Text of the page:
- 18Belgrade University School of Medicine, Institute of Mental Health, Belgrade, Serbia
- 19Hospital Clínico San Carlos, Madrid, Spain
- 20Department of Psychiatry, Hospital Papa Giovanni XXIII-Bergamo (BG), Bergamo, Italy
- 21Department for Affective Disorders, University Clinical Center of Serbia, Belgrade, Serbia
- 22Department of Psychiatry, Referral Center for the Stress-Related Disorders, University Hospital Dubrava, Zagreb, Croatia
- 23Mental Health Center “Prof. N. Shipkovenski”, Sofia, Bulgaria
- 24Department of Pediatrics, University Hospital Center Mother Teresa, Tirana, Albania
- 25Faculty of Medicine, Collaborative Antwerp Psychiatric Research Institute, University of Antwerp, Antwerp, Belgium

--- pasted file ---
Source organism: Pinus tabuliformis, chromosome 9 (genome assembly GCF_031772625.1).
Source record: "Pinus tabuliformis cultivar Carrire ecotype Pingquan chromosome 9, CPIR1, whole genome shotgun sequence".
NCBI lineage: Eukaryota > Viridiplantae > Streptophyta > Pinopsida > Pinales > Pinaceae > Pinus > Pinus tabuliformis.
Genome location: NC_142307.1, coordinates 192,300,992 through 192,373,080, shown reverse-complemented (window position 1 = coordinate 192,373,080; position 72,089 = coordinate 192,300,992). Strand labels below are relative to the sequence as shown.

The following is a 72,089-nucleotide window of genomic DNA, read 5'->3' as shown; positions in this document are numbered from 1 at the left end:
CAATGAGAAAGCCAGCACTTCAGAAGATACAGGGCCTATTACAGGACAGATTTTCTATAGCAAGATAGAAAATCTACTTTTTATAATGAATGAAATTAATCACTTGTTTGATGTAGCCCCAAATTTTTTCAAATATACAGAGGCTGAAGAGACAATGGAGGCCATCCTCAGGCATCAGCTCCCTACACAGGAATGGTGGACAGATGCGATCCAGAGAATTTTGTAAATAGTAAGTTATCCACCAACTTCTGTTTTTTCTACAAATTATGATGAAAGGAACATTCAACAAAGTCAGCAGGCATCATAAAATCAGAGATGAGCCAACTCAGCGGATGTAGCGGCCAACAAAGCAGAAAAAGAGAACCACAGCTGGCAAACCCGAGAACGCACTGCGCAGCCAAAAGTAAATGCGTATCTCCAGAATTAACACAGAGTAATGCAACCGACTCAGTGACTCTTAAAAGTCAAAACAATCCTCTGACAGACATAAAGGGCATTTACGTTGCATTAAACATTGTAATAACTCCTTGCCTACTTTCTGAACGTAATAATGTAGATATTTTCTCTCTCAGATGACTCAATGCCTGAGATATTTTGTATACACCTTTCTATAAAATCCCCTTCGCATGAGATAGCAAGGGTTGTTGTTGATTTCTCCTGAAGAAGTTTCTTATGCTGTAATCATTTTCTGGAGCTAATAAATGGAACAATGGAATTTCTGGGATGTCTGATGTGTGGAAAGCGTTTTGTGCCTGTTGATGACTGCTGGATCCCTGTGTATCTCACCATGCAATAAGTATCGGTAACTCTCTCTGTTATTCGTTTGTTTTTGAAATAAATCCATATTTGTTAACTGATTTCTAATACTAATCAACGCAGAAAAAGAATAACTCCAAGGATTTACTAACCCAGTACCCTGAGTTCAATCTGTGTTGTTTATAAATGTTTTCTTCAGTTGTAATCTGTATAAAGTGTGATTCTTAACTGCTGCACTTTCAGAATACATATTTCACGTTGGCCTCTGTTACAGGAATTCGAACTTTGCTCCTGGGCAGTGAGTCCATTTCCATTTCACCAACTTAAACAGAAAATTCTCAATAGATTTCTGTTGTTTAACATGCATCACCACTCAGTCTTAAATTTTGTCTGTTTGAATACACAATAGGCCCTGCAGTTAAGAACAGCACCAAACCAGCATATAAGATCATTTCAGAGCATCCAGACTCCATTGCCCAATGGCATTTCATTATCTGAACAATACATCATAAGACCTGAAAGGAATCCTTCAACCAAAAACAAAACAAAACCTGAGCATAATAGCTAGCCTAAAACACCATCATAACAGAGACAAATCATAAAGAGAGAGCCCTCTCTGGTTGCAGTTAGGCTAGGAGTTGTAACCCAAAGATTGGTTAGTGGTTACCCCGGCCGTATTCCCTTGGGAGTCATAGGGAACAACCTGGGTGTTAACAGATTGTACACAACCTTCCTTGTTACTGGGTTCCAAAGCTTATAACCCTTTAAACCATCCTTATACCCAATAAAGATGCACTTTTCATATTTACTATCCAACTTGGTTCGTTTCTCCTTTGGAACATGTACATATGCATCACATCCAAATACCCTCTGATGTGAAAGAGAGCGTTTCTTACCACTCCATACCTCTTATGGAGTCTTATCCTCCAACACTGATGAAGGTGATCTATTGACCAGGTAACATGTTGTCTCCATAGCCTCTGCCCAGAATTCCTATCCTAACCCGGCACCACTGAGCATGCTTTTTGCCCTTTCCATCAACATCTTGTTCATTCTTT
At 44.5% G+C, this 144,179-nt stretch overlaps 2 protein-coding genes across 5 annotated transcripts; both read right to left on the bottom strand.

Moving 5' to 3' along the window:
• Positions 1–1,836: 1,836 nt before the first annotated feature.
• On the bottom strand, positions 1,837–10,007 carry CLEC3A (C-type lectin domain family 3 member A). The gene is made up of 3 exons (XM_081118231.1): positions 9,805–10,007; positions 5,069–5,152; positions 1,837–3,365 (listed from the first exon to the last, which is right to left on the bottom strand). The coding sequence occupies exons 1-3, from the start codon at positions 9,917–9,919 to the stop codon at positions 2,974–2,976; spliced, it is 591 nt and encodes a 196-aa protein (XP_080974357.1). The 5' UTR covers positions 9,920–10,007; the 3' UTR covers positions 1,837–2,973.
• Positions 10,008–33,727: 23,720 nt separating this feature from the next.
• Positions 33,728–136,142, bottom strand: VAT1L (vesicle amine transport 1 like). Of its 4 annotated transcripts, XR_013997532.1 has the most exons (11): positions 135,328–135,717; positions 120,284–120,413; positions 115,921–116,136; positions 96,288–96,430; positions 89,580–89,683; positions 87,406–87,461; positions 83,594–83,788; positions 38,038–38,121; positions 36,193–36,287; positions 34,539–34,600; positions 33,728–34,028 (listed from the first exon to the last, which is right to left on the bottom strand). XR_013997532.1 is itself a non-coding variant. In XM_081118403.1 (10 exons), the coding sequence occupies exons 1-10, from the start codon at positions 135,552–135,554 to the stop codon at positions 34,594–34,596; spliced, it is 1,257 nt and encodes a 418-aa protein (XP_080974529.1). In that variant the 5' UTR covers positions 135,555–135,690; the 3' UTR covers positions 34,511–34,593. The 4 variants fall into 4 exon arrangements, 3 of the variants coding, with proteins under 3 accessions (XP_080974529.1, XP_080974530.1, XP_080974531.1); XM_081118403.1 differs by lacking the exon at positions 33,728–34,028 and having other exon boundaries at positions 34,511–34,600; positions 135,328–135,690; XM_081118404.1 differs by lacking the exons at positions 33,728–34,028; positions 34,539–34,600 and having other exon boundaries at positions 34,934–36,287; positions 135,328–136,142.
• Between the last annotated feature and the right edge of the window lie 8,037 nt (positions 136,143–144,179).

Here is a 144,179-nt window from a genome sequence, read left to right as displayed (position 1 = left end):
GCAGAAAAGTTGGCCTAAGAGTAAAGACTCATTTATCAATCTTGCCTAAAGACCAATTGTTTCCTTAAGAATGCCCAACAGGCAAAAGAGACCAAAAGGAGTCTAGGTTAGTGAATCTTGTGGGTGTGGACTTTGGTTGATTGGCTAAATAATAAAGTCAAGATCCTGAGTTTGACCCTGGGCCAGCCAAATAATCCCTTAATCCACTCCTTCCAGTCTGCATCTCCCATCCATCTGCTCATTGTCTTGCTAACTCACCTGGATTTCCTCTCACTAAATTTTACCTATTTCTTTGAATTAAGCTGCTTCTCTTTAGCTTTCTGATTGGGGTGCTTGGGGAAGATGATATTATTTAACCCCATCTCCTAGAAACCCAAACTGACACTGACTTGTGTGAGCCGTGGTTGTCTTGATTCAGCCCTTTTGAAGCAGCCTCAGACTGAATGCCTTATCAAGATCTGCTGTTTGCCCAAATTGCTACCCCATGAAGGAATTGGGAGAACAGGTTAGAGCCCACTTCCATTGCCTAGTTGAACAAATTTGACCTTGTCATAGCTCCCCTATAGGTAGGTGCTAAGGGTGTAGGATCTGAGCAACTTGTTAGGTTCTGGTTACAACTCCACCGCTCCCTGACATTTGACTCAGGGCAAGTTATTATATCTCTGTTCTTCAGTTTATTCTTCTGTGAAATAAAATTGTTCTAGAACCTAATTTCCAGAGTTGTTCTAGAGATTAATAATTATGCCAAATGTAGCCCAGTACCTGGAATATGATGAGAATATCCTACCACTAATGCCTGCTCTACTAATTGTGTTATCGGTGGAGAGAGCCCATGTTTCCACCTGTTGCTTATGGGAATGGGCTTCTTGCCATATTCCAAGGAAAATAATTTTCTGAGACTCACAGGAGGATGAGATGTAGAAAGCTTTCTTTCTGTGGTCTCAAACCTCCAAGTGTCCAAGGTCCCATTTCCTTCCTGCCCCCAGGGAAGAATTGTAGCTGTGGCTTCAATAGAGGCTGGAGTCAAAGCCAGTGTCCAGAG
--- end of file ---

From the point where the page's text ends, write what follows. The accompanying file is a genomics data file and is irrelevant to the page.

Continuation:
Introduction: Combining a successful career with family planning has become increasingly important in recent years. However, maintaining a relationship, deciding upon the optimal time for pregnancy and other family planning decisions can still be quite challenging, especially for junior doctors whose training is long and demanding. Currently, women form an important part of the medical workforce, and there is noticeable feminization in migration. However, little is known about the personal characteristics of junior doctors in Europe and how these play a role in their decision to migrate.
Methods: Survey of psychiatric trainees in 33 European countries, exploring how personal characteristics, such as gender, relationship status and parenthood, impact their attitudes toward migration.